Advanced Networks Colloquium: Massimo Franceschetti, "Social dynamics over networks"
Friday, February 26, 2016
1146 AV Williams Building
The Advanced Networks Colloquium
Towards a theory of social dynamics over networks
Electrical and Computer Engineering
University of California, San Diego
We present a long-term vision of developing a theory of networks for large populations of interconnected individuals, with applications to political, market, and social sciences. We argue that this theory should be developed in an engineering context, being data-driven, founded on solid mathematical grounds, and aware of ethical concerns.
Inspired by this goal, we study the networked behavior of individuals, modeling them as a synthetic population of homogeneous agents who make decisions or manifest behaviors according to simple rules of local interaction. We show that the resulting population can be a descriptive model of the original one, and can be analyzed with the tools of algorithmic complexity and statistics.
We consider a first scenario in which a group of interconnected agents seeks the solution to a computational task in a distributed fashion, through local interaction and information exchange. Driven by controlled laboratory experiments on human networks, we propose algorithmic models for individual behavior that are prone to mathematical analysis, match the empirical data, and can make predictions on larger population scales.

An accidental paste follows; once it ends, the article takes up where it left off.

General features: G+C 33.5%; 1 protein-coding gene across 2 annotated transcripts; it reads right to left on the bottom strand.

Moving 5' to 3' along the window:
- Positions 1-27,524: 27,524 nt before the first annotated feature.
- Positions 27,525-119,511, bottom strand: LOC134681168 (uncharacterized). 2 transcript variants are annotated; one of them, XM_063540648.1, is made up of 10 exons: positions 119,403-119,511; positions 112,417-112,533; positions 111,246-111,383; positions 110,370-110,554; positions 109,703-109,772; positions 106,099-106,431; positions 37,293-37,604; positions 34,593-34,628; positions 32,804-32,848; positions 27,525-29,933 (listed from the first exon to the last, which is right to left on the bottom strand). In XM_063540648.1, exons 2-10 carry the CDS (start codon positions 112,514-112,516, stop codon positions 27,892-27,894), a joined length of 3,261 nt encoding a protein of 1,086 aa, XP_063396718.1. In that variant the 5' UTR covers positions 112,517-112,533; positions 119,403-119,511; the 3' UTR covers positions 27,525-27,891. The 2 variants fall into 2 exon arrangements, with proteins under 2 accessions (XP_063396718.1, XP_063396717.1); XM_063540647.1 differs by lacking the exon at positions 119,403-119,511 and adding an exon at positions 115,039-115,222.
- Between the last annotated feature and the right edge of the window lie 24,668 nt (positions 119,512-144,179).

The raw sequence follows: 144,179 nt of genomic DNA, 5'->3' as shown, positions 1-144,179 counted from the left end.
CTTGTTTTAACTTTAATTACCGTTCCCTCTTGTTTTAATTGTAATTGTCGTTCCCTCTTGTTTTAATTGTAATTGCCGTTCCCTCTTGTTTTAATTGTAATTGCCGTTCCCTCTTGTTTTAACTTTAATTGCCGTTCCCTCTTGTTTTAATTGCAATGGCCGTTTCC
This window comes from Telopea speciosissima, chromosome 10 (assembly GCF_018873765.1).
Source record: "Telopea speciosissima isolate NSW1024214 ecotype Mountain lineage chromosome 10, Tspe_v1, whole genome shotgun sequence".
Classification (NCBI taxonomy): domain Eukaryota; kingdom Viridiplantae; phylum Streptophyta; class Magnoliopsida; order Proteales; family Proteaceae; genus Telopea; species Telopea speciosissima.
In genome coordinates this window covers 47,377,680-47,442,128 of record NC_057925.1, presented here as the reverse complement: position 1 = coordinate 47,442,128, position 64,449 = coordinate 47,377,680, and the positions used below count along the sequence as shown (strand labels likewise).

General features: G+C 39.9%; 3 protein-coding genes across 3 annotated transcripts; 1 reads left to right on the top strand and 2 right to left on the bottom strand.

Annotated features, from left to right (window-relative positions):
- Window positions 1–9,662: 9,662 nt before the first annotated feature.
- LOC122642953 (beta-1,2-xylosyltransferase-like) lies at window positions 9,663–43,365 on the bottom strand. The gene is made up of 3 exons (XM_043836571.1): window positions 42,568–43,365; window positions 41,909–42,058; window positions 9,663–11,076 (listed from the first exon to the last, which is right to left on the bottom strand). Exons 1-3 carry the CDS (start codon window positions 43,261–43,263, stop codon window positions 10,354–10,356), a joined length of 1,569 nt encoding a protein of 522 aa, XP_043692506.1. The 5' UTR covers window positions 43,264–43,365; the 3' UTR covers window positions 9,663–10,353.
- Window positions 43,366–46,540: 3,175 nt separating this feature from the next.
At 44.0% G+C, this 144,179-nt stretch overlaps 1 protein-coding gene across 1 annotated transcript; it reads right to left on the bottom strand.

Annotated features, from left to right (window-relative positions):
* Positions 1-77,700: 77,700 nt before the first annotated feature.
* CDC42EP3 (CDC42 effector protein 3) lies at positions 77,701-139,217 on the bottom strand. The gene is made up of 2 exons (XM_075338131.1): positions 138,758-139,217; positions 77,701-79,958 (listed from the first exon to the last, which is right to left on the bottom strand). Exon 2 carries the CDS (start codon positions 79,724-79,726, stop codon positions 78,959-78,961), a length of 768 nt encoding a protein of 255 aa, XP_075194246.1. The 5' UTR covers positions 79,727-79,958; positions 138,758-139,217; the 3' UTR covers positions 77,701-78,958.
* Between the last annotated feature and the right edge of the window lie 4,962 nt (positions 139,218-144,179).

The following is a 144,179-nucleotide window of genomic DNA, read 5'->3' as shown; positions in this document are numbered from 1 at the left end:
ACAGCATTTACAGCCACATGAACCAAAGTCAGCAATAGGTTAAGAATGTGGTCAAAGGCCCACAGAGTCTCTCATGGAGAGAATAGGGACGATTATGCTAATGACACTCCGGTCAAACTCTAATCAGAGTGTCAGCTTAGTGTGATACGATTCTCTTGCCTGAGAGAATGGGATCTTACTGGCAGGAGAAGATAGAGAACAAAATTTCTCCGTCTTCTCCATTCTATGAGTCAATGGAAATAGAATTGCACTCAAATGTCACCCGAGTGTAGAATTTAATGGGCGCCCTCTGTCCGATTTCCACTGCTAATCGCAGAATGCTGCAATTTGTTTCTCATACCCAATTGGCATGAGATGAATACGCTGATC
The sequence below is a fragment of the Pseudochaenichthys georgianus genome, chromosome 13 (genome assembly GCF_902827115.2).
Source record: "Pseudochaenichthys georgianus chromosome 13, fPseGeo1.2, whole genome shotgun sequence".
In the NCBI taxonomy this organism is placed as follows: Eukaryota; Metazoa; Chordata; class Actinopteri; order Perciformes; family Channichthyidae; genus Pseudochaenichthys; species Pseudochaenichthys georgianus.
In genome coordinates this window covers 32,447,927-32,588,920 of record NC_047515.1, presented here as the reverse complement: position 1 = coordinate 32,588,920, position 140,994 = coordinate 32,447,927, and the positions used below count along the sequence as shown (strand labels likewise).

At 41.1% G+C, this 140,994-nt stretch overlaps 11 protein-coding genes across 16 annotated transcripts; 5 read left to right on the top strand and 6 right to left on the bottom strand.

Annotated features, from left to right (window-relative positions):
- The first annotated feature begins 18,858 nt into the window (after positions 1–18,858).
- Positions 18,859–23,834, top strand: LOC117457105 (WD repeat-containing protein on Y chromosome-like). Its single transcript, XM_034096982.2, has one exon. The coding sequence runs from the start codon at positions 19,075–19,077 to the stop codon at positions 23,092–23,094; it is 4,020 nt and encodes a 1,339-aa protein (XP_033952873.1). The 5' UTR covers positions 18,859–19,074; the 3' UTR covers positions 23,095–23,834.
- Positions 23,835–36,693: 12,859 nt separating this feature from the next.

In a second scenario, we test some hypotheses of emotional interaction with data from the Facebook network of millions of users and study the information and influence spreading over the network. In this case, we pair rigorous mathematical modeling and statistical analysis to show the existence of certain global social dynamics using inference on real data in a non-experimental way.
Professor of Electrical and Computer Engineering at University of California at San Diego. Received the Laurea degree, magna cum laude, in Computer Engineering from the University of Naples in 1997, M.S. and Ph.D. degrees in Electrical Engineering from the California Institute of Technology in 1999, and 2003. Before joining UCSD, he was a post-doctoral scholar at University of California at Berkeley for two years.
He was awarded: the C. H. Wilts Prize in 2003 for best doctoral thesis in Electrical Engineering at Caltech, the IEEE Transactions on Antennas and Propagation society S. A. Schelkunoff best paper award in 2005, the IEEE Communications Society best tutorial paper award in 2010 the IEEE Control theory society Ruberti young researcher award in 2012, an NSF CAREER award in 2006, and an ONR Young Investigator award in 2007.
His research interests are in physical and information-based foundations of communication and control systems.